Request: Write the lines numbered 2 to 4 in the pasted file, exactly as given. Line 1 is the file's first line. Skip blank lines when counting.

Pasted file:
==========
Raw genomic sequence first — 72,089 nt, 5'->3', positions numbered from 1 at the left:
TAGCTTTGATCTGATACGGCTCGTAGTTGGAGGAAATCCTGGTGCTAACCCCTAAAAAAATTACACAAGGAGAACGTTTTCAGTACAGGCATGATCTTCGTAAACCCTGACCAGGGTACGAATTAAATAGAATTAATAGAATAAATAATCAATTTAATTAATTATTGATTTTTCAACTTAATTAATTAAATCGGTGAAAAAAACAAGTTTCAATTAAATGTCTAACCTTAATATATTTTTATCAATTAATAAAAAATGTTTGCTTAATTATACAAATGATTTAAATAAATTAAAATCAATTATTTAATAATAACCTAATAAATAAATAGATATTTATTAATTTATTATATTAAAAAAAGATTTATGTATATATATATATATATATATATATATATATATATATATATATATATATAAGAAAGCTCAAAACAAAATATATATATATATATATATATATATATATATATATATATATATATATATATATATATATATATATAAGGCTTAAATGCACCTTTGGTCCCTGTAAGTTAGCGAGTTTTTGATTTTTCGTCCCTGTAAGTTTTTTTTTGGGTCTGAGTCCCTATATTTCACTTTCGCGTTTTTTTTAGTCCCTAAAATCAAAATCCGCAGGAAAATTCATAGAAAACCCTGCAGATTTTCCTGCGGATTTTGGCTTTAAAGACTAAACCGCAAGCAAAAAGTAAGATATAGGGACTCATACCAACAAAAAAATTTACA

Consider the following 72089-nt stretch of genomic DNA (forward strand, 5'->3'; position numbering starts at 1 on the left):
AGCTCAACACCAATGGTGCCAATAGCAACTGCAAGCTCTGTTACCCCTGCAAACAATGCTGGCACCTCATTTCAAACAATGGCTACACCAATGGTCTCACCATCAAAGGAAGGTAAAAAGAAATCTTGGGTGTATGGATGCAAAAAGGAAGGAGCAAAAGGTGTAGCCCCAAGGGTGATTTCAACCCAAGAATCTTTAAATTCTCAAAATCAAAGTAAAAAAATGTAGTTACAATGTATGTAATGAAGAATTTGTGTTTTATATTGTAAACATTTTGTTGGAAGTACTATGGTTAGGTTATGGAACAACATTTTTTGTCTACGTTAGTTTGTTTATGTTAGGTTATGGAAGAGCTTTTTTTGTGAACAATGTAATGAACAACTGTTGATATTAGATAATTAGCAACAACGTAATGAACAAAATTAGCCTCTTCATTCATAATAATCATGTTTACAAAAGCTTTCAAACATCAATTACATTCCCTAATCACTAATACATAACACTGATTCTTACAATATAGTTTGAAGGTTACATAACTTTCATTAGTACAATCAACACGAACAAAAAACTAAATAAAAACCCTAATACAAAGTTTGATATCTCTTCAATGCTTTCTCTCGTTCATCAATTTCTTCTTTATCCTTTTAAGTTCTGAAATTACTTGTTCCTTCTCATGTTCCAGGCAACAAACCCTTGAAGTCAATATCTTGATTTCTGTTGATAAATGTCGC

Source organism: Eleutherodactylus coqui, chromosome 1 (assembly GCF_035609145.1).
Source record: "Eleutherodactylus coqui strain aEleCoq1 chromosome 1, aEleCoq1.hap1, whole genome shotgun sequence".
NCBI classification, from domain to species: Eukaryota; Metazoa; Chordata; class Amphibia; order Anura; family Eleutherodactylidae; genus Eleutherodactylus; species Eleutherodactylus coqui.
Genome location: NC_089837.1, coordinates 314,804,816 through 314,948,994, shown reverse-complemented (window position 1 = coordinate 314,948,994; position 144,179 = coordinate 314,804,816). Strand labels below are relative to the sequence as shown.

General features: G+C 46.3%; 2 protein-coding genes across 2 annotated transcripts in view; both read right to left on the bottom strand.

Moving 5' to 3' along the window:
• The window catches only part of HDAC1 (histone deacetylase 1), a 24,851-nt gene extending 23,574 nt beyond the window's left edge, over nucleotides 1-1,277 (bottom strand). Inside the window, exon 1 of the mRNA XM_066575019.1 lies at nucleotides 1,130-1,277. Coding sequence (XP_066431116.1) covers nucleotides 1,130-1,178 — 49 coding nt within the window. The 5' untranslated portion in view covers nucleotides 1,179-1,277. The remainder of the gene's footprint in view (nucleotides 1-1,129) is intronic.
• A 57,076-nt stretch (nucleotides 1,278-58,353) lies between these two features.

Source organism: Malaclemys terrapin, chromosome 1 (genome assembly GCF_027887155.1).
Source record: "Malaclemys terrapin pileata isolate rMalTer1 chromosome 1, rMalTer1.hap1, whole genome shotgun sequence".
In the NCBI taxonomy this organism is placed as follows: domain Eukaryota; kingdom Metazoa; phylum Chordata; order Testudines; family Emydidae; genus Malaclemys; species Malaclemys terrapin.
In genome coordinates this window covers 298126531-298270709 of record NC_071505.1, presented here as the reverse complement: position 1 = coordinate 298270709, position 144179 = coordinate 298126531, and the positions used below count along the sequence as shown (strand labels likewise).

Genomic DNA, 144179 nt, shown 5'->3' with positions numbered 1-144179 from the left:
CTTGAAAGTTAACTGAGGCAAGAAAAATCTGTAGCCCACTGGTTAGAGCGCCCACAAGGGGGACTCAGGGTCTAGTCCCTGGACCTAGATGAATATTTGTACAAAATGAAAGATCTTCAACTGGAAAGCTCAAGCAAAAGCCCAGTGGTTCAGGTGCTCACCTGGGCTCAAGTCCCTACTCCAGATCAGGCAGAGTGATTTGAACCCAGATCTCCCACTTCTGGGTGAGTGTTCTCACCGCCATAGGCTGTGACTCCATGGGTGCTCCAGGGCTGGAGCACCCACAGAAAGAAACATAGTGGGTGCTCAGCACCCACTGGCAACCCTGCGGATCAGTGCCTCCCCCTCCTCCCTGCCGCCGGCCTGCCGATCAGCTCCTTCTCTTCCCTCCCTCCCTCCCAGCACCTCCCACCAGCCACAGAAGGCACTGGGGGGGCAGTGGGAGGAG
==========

TAGCTTTGATCTGATACGGCTCGTAGTTGGAGGAAATCCTGGTGCTAACCCCTAAAAAAATTACACAAGGAGAACGTTTTCAGTACAGGCATGATCTTCGTAAACCCTGACCAGGGTACGAATTAAATAGAATTAATAGAATAAATAATCAATTTAATTAATTATTGATTTTTCAACTTAATTAATTAAATCGGTGAAAAAAACAAGTTTCAATTAAATGTCTAACCTTAATATATTTTTATCAATTAATAAAAAATGTTTGCTTAATTATACAAATGATTTAAATAAATTAAAATCAATTATTTAATAATAACCTAATAAATAAATAGATATTTATTAATTTATTATATTAAAAAAAGATTTATGTATATATATATATATATATATATATATATATATATATATATATATATATAAGAAAGCTCAAAACAAAATATATATATATATATATATATATATATATATATATATATATATATATATATATATATATATATATAAGGCTTAAATGCACCTTTGGTCCCTGTAAGTTAGCGAGTTTTTGATTTTTCGTCCCTGTAAGTTTTTTTTTGGGTCTGAGTCCCTATATTTCACTTTCGCGTTTTTTTTAGTCCCTAAAATCAAAATCCGCAGGAAAATTCATAGAAAACCCTGCAGATTTTCCTGCGGATTTTGGCTTTAAAGACTAAACCGCAAGCAAAAAGTAAGATATAGGGACTCATACCAACAAAAAAATTTACA

Consider the following 72089-nt stretch of genomic DNA (forward strand, 5'->3'; position numbering starts at 1 on the left):
AGCTCAACACCAATGGTGCCAATAGCAACTGCAAGCTCTGTTACCCCTGCAAACAATGCTGGCACCTCATTTCAAACAATGGCTACACCAATGGTCTCACCATCAAAGGAAGGTAAAAAGAAATCTTGGGTGTATGGATGCAAAAAGGAAGGAGCAAAAGGTGTAGCCCCAAGGGTGATTTCAACCCAAGAATCTTTAAATTCTCAAAATCAAAGTAAAAAAATGTAGTTACAATGTATGTAATGAAGAATTTGTGTTTTATATTGTAAACATTTTGTTGGAAGTACTATGGTTAGGTTATGGAACAACATTTTTTGTCTACGTTAGTTTGTTTATGTTAGGTTATGGAAGAGCTTTTTTTGTGAACAATGTAATGAACAACTGTTGATATTAGATAATTAGCAACAACGTAATGAACAAAATTAGCCTCTTCATTCATAATAATCATGTTTACAAAAGCTTTCAAACATCAATTACATTCCCTAATCACTAATACATAACACTGATTCTTACAATATAGTTTGAAGGTTACATAACTTTCATTAGTACAATCAACACGAACAAAAAACTAAATAAAAACCCTAATACAAAGTTTGATATCTCTTCAATGCTTTCTCTCGTTCATCAATTTCTTCTTTATCCTTTTAAGTTCTGAAATTACTTGTTCCTTCTCATGTTCCAGGCAACAAACCCTTGAAGTCAATATCTTGATTTCTGTTGATAAATGTCGC